Highlights of Windsor-Essex KPS Results

Background Information of Respondents

The majority of respondents were mothers (87.8%), had always lived in Canada (76.4%), and primarily spoke English (86.4%). Almost 40% had a college diploma or trades certificate with most working 25–49 hours per week. 31.2% reported household income between $50,001-$100,000 and 27.9% greater than $100,000. Most families had two parents at home (81.1%) with 2 - 3 children.

Child Health and Development

Most children were reported to be in excellent health (59.5%) or very good (31.3%). The majority (96.7%) of respondents had a regular health care provider.
Food bank usage – 4.9% (94 families) had used a food bank 1–3 times annually but 89.3% had never used one.

Child Care

Usage – Most families did not use child care when children were very young (79.9% indicated “parent care only” for 0 to 1 year olds). Usage of other types of care increased as the child got older. For the 2.5–4 years old age group 36.9% used licensed care in a centre. Of those children in other types of care, the highest percentage of hours in care per week was more than 30 hours for all age groups. This was consistent with provincial results.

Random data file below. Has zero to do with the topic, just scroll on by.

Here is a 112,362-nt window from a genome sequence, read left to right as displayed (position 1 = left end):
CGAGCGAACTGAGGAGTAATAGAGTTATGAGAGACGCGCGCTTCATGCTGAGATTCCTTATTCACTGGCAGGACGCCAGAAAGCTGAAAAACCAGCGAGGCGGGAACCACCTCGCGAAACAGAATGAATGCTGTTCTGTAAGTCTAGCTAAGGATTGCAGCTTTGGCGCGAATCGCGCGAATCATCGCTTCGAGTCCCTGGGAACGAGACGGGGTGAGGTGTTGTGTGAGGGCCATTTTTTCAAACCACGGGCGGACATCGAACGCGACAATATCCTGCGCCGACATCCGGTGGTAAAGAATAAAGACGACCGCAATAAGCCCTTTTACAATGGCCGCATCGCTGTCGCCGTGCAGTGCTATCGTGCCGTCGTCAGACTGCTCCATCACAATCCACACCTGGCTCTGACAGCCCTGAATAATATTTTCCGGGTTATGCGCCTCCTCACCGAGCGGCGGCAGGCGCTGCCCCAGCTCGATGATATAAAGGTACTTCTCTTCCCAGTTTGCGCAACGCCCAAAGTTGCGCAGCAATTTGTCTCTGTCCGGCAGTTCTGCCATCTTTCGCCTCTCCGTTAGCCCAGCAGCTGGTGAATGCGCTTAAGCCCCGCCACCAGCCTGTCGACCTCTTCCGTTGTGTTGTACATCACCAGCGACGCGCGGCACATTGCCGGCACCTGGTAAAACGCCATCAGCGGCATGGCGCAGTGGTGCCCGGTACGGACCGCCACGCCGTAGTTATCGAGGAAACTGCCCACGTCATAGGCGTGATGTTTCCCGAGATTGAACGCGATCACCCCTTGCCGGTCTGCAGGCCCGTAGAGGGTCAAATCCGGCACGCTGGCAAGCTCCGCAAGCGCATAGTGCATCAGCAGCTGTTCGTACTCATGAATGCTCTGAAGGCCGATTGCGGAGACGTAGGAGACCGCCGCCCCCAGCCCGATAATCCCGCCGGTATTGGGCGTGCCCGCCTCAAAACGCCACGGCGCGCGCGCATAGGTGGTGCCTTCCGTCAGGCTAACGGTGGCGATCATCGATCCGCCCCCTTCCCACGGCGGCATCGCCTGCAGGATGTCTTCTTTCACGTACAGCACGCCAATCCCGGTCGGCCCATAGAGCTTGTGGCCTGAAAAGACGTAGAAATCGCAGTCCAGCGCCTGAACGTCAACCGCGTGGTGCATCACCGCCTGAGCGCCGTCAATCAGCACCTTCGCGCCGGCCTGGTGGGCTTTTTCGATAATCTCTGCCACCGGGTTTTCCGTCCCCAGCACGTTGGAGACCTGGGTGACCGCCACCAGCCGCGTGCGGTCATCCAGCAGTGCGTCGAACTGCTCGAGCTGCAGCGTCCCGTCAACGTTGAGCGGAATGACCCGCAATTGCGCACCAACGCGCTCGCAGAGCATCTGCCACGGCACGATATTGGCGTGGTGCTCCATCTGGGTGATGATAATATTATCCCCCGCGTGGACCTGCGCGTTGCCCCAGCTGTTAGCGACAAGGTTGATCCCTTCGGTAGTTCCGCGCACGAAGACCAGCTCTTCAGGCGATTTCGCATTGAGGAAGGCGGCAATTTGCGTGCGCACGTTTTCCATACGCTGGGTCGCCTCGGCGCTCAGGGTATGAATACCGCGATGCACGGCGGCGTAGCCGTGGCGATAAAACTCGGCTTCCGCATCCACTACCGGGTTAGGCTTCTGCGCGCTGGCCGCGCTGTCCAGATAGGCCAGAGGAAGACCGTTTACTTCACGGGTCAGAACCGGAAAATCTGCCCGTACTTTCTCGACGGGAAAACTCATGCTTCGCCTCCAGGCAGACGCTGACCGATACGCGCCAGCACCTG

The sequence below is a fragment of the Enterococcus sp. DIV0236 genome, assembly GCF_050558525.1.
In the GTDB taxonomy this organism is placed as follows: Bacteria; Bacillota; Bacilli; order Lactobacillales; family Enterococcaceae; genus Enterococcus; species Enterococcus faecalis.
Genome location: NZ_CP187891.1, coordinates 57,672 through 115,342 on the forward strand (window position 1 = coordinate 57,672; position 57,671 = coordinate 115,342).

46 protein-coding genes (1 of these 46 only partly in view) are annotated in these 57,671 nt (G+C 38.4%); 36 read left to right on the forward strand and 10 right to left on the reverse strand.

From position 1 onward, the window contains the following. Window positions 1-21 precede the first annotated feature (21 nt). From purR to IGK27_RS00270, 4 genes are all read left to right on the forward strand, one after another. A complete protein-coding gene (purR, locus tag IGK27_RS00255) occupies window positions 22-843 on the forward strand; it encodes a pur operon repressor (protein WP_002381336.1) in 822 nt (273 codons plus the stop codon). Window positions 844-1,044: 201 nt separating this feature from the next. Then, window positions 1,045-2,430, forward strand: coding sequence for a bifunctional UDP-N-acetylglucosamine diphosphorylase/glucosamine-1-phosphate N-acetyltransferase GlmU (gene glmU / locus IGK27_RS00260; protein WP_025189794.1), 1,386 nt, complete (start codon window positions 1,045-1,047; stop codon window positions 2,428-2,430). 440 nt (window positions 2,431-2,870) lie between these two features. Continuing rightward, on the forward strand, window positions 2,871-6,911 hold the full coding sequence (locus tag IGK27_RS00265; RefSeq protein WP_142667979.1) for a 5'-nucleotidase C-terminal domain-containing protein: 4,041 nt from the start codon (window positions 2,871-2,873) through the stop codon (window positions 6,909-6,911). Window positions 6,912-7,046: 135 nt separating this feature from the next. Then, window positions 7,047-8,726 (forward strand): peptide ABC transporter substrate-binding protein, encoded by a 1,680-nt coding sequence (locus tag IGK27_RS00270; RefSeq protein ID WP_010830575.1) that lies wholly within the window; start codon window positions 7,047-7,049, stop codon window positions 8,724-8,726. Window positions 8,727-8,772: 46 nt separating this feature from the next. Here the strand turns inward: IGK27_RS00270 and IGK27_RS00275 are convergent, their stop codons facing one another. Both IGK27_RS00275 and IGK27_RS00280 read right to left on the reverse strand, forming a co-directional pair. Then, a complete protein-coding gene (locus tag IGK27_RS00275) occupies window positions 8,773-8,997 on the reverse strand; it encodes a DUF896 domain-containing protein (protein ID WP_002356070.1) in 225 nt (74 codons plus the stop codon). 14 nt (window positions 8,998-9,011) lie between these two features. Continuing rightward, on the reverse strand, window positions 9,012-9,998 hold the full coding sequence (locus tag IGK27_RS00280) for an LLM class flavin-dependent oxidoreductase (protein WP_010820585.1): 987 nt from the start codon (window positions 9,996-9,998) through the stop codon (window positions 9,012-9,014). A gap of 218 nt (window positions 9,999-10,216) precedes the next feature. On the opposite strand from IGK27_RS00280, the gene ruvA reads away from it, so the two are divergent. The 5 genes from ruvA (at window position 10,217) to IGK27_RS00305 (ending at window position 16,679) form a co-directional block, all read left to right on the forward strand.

Barriers when seeking child care arrangements: 40.1% indicated care was too expensive followed by a concern about quality at 22.4%.
Factors and their importance when selecting child care services: The number one factor indicated as very important was “quality of program / care” at 76.9%. “Centre / caregiver reputation” was next at 75.4% followed by “staff are professional / certified Early Childhood Educators” at 63.8%.

Pre-Kindergarten and Kindergarten Experience

SK children in Windsor-Essex were less involved in community activities (once a week or more) than the province. The most reported programs accessed in the year before Kindergarten were music, arts, or dance programs; play-based programs; and the public library. 79.8% of respondents indicated that they had never attended a Parent and Family Literacy Centre.

Services Used Prior to Kindergarten